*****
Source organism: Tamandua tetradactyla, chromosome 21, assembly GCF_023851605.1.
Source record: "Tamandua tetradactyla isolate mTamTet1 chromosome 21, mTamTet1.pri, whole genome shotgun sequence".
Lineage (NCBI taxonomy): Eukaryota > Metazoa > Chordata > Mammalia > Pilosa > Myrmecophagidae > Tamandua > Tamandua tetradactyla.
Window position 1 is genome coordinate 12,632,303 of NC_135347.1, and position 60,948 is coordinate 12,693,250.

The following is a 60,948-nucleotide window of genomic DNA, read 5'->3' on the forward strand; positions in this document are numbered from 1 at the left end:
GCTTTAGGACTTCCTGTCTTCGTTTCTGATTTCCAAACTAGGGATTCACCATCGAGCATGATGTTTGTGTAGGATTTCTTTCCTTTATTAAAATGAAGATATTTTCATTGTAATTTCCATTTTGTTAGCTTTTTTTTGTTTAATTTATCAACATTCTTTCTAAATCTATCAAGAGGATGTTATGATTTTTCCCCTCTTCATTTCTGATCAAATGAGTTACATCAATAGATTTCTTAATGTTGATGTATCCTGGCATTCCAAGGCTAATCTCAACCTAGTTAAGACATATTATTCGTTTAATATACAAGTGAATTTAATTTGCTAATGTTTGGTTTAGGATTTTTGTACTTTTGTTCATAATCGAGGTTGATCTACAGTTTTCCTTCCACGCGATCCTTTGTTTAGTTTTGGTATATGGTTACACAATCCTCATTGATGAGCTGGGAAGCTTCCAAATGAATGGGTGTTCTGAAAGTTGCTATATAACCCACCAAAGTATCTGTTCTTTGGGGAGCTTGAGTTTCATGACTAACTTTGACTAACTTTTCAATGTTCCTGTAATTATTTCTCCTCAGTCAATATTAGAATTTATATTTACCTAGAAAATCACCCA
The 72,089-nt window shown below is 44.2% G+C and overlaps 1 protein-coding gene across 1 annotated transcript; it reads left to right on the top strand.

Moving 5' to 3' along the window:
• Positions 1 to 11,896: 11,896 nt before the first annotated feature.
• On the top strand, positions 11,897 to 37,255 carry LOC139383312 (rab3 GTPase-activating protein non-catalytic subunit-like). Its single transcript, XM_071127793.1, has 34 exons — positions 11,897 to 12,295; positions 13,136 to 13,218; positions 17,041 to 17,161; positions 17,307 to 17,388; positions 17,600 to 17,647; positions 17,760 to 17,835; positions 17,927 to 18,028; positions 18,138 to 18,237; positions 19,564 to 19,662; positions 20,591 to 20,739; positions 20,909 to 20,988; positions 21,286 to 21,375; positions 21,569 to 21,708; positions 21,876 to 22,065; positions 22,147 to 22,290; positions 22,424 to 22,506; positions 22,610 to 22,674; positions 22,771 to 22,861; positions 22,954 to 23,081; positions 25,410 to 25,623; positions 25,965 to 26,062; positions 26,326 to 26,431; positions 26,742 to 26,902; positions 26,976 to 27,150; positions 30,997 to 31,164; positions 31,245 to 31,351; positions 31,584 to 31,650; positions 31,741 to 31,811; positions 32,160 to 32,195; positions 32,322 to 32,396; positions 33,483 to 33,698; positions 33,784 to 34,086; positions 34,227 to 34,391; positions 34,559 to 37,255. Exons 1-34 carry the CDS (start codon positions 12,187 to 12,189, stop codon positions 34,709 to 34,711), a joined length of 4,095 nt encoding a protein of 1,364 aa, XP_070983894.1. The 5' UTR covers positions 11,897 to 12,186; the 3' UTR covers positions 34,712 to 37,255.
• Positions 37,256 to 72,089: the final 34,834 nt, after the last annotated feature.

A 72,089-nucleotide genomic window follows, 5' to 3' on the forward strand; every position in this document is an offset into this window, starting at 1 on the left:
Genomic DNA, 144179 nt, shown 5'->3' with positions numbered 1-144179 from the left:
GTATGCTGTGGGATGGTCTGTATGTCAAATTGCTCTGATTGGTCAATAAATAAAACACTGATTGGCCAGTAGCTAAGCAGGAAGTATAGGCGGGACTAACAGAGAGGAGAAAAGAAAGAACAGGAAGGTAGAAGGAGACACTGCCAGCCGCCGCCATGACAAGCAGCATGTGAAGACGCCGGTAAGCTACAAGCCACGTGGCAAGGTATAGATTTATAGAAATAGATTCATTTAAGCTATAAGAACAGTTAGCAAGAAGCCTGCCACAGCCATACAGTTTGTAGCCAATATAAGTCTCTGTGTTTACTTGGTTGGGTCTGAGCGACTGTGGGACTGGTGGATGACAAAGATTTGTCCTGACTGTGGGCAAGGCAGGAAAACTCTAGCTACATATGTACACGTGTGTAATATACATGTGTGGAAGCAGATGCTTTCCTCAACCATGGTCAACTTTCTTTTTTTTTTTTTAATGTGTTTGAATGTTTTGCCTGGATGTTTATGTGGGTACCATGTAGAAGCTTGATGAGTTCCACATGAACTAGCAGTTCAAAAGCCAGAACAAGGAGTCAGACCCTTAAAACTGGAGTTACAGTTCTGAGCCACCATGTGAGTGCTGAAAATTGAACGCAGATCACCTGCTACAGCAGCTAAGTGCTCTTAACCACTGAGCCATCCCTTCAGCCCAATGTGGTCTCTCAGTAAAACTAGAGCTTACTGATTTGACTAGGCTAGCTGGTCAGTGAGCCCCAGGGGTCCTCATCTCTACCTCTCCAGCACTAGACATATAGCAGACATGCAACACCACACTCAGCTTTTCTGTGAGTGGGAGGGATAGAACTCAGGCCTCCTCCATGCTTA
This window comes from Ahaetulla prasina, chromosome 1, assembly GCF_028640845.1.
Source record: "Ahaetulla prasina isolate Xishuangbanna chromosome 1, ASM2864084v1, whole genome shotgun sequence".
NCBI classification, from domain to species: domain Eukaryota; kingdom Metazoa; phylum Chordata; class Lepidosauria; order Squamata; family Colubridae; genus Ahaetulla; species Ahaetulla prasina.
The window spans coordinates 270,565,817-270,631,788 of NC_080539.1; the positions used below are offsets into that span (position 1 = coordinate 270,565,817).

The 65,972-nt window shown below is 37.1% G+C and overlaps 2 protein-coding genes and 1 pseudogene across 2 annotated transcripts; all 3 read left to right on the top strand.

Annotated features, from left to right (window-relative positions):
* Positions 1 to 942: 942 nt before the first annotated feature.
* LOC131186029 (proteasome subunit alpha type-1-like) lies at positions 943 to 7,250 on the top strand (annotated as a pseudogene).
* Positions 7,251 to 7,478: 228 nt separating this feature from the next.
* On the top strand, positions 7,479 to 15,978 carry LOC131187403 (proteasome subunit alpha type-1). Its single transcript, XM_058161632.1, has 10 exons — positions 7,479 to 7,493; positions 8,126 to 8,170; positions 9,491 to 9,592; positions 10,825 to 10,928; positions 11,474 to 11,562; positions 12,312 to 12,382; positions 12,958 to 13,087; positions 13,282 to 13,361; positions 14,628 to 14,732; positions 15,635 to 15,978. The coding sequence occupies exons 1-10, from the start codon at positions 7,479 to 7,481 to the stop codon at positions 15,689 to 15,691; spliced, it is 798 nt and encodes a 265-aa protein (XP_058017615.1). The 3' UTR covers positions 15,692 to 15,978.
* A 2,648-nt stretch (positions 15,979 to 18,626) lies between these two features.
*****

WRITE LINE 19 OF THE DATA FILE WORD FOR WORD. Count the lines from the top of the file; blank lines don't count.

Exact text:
The 65,972-nt window shown below is 37.1% G+C and overlaps 2 protein-coding genes and 1 pseudogene across 2 annotated transcripts; all 3 read left to right on the top strand.